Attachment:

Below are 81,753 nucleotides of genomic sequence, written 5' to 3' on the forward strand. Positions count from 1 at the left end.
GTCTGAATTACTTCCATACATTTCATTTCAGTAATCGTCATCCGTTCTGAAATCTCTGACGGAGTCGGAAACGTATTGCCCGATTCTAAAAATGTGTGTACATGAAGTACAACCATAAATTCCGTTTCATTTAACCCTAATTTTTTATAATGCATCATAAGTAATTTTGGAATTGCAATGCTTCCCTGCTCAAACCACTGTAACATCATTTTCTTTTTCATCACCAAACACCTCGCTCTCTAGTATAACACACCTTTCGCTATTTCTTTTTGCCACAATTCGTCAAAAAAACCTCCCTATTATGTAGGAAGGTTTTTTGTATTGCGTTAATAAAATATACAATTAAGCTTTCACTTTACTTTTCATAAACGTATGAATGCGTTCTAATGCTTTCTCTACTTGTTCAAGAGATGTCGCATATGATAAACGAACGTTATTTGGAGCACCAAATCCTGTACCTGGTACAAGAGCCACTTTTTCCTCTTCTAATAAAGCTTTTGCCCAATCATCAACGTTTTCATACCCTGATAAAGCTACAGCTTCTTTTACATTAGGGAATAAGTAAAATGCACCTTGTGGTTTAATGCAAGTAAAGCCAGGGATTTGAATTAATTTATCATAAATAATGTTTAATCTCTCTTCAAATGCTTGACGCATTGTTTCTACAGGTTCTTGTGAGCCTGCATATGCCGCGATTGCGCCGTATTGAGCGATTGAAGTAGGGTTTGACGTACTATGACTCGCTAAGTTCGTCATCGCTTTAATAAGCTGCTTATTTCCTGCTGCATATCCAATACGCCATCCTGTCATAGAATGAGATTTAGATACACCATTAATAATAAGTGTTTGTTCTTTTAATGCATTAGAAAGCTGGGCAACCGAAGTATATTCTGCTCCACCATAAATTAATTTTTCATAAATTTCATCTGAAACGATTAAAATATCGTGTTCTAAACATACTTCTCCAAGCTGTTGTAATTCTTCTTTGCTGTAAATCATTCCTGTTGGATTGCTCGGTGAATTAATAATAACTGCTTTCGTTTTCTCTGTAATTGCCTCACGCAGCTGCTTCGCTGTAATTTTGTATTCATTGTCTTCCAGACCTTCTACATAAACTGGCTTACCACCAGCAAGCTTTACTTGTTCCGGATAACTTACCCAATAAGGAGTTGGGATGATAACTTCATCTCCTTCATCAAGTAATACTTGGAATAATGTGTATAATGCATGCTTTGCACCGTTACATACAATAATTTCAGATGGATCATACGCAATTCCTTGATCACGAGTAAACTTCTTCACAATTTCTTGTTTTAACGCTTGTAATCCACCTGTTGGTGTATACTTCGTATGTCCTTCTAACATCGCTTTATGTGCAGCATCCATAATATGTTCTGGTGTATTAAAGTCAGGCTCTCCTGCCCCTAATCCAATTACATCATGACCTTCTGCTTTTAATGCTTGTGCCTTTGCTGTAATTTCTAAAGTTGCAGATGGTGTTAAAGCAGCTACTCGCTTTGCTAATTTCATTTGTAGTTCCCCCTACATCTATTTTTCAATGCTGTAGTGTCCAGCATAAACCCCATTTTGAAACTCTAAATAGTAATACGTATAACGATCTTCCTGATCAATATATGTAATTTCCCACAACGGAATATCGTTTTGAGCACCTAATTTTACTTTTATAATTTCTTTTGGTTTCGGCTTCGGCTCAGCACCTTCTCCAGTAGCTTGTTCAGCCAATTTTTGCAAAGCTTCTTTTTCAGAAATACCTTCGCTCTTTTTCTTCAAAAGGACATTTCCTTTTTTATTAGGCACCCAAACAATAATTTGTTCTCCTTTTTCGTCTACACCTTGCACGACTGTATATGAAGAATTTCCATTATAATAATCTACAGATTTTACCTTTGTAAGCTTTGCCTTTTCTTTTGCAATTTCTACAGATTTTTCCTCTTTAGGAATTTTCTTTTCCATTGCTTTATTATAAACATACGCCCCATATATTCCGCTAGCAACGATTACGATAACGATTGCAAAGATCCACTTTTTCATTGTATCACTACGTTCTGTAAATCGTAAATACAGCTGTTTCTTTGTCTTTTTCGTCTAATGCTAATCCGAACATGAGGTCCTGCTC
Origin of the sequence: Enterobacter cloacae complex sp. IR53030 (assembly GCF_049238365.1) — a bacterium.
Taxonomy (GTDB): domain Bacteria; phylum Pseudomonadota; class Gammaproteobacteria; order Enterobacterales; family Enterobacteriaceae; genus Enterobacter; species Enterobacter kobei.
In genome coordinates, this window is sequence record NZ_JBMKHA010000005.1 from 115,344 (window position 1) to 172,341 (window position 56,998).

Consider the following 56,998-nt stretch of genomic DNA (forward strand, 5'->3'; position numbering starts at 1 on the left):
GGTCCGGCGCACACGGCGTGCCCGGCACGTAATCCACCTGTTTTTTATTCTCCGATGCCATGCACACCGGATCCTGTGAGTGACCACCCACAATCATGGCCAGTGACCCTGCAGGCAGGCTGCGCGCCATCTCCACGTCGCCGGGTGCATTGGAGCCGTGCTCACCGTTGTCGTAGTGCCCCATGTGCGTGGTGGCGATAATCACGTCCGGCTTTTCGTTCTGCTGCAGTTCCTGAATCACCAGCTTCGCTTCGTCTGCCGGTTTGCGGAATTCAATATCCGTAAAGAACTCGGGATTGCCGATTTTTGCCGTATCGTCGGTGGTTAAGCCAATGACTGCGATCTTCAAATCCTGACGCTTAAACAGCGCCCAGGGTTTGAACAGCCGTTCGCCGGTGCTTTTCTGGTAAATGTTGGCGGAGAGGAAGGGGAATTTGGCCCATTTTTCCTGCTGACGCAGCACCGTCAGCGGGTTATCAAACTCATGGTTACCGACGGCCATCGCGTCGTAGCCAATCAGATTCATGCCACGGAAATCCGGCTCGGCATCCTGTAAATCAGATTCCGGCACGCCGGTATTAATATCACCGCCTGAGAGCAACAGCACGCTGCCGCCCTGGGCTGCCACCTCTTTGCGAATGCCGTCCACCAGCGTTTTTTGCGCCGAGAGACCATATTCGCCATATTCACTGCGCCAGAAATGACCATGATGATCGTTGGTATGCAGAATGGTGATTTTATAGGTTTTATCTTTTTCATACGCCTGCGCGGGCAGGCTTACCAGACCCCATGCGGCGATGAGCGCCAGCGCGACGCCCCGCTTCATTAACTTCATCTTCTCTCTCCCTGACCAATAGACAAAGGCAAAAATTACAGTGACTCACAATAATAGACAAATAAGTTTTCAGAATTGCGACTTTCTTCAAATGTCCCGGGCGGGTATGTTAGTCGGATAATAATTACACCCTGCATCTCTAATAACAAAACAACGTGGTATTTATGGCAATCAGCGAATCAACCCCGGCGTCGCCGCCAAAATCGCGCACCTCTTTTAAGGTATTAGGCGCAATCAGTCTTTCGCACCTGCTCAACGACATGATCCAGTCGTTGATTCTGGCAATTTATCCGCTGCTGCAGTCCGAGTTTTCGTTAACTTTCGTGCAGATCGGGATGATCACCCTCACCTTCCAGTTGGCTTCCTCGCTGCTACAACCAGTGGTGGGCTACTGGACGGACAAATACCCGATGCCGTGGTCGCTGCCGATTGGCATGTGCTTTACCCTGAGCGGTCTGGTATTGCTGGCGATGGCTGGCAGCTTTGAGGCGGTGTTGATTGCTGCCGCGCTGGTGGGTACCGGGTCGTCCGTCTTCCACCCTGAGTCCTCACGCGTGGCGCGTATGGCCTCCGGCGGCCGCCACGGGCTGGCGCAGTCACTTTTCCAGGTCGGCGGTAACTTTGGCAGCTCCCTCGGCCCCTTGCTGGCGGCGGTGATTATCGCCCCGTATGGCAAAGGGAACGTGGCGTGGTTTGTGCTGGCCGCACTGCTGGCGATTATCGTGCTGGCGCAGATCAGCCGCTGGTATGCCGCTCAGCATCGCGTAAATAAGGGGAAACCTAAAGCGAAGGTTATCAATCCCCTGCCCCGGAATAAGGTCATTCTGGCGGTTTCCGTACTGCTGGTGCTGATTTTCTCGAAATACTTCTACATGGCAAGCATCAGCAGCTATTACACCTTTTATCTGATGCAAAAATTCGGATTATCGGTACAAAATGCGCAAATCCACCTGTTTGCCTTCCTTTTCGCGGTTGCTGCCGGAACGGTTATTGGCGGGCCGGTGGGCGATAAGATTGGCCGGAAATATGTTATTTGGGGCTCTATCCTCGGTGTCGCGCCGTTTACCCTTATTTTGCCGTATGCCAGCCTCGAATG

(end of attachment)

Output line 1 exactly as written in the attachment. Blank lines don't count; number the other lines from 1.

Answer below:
Below are 81,753 nucleotides of genomic sequence, written 5' to 3' on the forward strand. Positions count from 1 at the left end.